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Wordsworth's preface to the 1800 Lyrical Ballads argues that poetry "contains a natural delineation of human passions, human characters, and human incidents." It ought not be judged by the presence of artificial, poetic diction. Rather, "the language of conversation in the middle and lower classes of society" can be its medium. "The Solitary Reaper" exemplifies these beliefs.

Written seven years after Lyrical Ballads, it describes a nameless listener's delight in a young woman's melancholy song in an unknown language as, working by herself in a Scottish valley, she swings a sickle, reaping grain. Four eight-line stanzas, each closing with two couplets and all written in octosyllabic lines, have a musical lilt. Short lines deliver the rhymes at a quick pace. Sentences normally need two or more such short lines to complete, so that few lines are strongly end-stopped; most freely enjamb. Diction is conversational. Often lines consist mainly of monosyllabic words (4-5, 13, 17, 21, 24, 27, 30-32). Wordsworth prefers common verbs, "behold," "reap," "sing," "stop," "pass," "cut," "bind," "chant," "hear," and "break." Words imported into English from Latin or Greek, like "solitary" and "melancholy" or forms with "-ive" and "-ion" endings (e.g., "plaintive" and "motionless"), are infrequent.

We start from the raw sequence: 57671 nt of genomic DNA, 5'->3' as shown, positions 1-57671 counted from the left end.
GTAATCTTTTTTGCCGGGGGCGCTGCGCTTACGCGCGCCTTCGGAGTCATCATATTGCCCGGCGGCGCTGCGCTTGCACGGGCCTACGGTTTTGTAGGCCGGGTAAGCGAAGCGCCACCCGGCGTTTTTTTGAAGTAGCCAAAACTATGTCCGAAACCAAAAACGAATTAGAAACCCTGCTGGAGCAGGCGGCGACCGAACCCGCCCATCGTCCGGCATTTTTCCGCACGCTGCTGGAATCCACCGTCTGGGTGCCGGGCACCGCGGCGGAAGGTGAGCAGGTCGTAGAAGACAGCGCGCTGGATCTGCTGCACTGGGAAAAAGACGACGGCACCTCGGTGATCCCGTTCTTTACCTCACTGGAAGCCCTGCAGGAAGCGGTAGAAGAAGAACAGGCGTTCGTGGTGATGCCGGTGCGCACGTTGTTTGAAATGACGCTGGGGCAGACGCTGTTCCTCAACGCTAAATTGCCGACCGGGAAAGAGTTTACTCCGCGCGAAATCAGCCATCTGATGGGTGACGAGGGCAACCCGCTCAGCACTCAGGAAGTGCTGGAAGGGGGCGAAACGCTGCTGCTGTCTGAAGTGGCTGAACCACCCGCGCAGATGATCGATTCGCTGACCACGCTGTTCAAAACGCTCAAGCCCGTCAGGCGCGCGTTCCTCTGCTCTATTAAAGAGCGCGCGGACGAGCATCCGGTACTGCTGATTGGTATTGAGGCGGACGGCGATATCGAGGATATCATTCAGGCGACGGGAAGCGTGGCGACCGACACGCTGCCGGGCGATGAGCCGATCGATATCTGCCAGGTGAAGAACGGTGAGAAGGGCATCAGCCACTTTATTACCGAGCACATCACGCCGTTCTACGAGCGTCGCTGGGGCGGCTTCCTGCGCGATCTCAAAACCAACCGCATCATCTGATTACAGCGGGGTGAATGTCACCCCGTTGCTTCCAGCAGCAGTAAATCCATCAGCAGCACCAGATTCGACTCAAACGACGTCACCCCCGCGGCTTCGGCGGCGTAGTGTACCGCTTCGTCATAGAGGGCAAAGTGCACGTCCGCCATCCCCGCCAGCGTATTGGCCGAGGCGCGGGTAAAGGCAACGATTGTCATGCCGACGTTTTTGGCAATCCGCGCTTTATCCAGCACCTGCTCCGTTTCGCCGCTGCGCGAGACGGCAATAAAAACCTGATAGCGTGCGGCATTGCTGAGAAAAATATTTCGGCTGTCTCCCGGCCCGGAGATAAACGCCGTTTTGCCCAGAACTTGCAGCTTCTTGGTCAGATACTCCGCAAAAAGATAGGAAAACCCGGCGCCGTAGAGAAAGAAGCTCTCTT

Wordsworth writes plain, almost undemanding verse. For example, he repeats the simplest idea in varying words. The girl is "single," "solitary," and "by herself" (1-3). She is "reaping" (3), that is, "cuts and binds the grain" (5), "o'er the sickle bending" (28). The onlooker is both "motionless and still" (29). The lass "sings" (3, 17, 25, 27) or does "chant" (9) a "strain" (6), a "lay" (21), or "a song" (26). The speaker relies on everyday idioms, worn to vagueness by overuse in ordinary talk. Her "theme" (25) is of "things" (19) or "matter" (22) "That has been, and may be again" (24). This excludes only what never existed at all. Whenever the speaker might become elevated in speech, his language seems prosaic, even chatty: "Will no one tell me ..." (17), "Whate're the theme" (25), and "Long after it was heard no more" (32). Wordsworth notes, pointedly, that this last line comes verbatim from a prose travel book.

"The Solitary Reaper" does not implement, programmatically, his dogma of plain diction. For example, "Vale profound" (7), "plaintive numbers" (18), and "humble lay" (21) are semi-formulaic catch phrases in the very eighteenth-century verse whose artificiality he rejects. These exceptions may be deliberate, characterizing the speaker (not Wordsworth) as someone for whom poetry means much. He resorts to formulas as if to hint that the girl's song is out-of-place in the valley, however separated from the traditions of fine verse by her class, occupation, and location. Wordsworth may deliberately impoverish his speaker's language so as to contrast it with the reaper's song.

Unlike other poets, this lass sings alone, isolated from both her predecessors



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